Gov. Rick Scott unveiled on Jan. 31 his budget proposal for fiscal year 2013-2014, which he titled the “Florida Families First Budget.” The $74.2 billion budget is the largest in state history and $8.4 billion more than the first one he proposed in 2011.
It expands healthcare and services to the disabled, gives raises to teachers and state employees, cuts taxes on manufacturers and restores some of the governor’s previous cuts to funds for higher education. The environment and transportation also have funding increases.
“My message is simple,” said Gov. Scott when he announced his budget. “Everything we do in government must be focused on helping families pursue their dreams by getting a great job and accessing a quality education.”
It’s as if the Grinch’s heart grew overnight.
The “Florida Families First” budget provides a record $10.7 billion in state funding for the state’s K-12 public schools and includes $2,500 pay raises for classroom teachers. The total funding for K-12 public education is $18.7 billion, a 7.3-percent increase over the current fiscal year. The funding per student is $6,799, an increase of $412, or 6.45 percent.
The budget provides $1.1 billion in funding for state colleges and $3.85 billion for Florida’s universities. Pensacola State College and other state colleges will benefit from an increase of $74.4 million over current year funding for the state college system, which includes $13 million for competitive workforce programs. The University of West Florida and other state universities will see an overall increase of $393.3 million.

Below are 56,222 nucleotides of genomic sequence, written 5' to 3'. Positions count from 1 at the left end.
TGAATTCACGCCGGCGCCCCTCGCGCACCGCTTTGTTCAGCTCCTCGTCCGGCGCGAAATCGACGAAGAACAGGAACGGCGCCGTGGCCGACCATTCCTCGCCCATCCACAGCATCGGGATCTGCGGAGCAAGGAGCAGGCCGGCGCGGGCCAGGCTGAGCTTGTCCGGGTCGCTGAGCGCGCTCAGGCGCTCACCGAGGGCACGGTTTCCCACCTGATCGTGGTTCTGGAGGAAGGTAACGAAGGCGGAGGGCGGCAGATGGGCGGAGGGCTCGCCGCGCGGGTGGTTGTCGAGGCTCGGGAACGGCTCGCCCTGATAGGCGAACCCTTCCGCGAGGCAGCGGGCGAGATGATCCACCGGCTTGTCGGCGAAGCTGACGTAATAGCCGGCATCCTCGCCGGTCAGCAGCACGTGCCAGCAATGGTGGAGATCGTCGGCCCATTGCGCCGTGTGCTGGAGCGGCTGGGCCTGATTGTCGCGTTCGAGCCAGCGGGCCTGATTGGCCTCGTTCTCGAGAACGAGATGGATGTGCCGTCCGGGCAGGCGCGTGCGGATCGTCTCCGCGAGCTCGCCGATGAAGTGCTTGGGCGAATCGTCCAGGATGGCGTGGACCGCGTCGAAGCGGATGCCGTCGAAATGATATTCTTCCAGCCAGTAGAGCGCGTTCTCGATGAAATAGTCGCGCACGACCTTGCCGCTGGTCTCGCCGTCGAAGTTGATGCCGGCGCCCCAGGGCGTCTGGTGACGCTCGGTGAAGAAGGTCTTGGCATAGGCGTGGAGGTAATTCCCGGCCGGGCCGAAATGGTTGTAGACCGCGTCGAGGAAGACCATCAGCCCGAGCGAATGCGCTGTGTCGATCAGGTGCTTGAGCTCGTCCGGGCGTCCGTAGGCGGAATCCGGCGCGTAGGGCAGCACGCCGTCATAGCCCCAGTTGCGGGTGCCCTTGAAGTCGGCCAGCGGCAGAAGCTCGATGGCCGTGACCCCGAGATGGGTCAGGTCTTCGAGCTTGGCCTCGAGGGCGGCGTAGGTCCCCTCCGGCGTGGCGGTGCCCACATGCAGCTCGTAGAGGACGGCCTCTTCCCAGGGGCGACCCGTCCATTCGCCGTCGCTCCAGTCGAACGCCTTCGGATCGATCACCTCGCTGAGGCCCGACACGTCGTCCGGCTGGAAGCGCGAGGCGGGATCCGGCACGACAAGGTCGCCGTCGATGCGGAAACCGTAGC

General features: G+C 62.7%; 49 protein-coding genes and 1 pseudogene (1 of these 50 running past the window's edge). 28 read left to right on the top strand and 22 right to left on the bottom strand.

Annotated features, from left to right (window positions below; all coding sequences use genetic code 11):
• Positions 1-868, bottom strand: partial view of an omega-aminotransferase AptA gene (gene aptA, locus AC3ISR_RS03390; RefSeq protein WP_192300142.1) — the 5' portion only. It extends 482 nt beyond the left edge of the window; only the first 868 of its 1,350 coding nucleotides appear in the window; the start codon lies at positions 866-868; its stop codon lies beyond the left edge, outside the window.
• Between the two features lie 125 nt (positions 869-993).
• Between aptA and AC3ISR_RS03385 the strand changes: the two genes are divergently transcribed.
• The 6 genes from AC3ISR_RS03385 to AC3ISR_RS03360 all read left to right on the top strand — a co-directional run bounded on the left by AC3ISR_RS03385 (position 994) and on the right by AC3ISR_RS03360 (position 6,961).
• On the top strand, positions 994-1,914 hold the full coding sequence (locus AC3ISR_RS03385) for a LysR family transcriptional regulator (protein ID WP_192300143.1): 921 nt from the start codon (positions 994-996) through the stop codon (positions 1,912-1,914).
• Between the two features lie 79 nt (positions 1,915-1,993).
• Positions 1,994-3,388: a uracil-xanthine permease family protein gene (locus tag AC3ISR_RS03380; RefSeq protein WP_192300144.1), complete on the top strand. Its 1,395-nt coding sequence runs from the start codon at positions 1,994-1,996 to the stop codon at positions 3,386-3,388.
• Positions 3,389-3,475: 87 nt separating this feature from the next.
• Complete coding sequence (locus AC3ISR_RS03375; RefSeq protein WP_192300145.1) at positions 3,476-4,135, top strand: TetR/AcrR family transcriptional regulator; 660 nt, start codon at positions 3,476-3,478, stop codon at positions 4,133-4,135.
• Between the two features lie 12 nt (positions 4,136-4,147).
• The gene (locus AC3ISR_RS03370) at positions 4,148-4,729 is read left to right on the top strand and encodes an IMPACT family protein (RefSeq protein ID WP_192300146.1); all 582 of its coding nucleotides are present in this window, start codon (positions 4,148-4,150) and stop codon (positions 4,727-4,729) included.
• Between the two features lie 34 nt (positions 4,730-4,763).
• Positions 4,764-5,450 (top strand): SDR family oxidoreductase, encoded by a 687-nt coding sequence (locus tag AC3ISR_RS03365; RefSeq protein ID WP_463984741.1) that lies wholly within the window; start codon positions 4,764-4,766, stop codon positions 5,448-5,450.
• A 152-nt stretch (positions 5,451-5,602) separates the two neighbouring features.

The budget includes performance funding for workforce development with metrics for fund distribution. In addition to the state colleges’ $14 million for workforce development, Gov. Scott has earmarked $167 million for Florida’s public universities and $18.7 for district workforce programs, which includes Workforce Escarosa.
The governor wants the performance measures to be:
- Percentage of graduates employed or continuing education;
- Average wage of employed graduates; and
- Average cost to produce a graduate.
The governor recommends an additional $24.2 million to serve individuals who are at-risk for nursing home placement and are currently on the waitlist for home and community-based services. The Department’s Nursing Home Diversion Program, which currently serves 22,000 seniors, will receive an additional $5.6 million to reduce its waitlist and better serve seniors who are in the most critical need of care.
Governor Scott is also proposing a 17.4-percent increase, $18.6 million, to serve almost 1,700 more individuals through the Aged and Disabled Adult Waiver (ADA), cutting the waitlist for that program by more than half.
The total proposed budget for the environmental policy area is $3 billion, which is approximately $225 million less than last year’s budget, primarily due to a reduction of debt service associated with the retirement of land acquisition bonds.
Everglades Restoration is slated to receive $60 million, a $30-million increase over last year’s appropriation. Florida Forever gets an increase of more than $66 million. The funds will be used primarily to acquire lands needed for springs protection, military buffering or water resource protection. The budget includes $25 million for beach restoration projects.
The economic development budget is $1.2 billion. The Division of Strategic Business Development gets a $200-million increase to continue its activities to attract businesses to Florida. Workforce development has a $55-million increase.
Gov. Scott has proposed $250,000 to complete and implement an economic development incentives database and portal to view incentives for various economic development projects and track the return on the state’s investment on those projects.
The budget also raises the level of income exempt from the Florida corporate income tax from $50,000 to $75,000. He estimates that will free about 2,000 current corporate taxpayers from having to pay the tax. The revenue loss to the state is $19.7 million annually.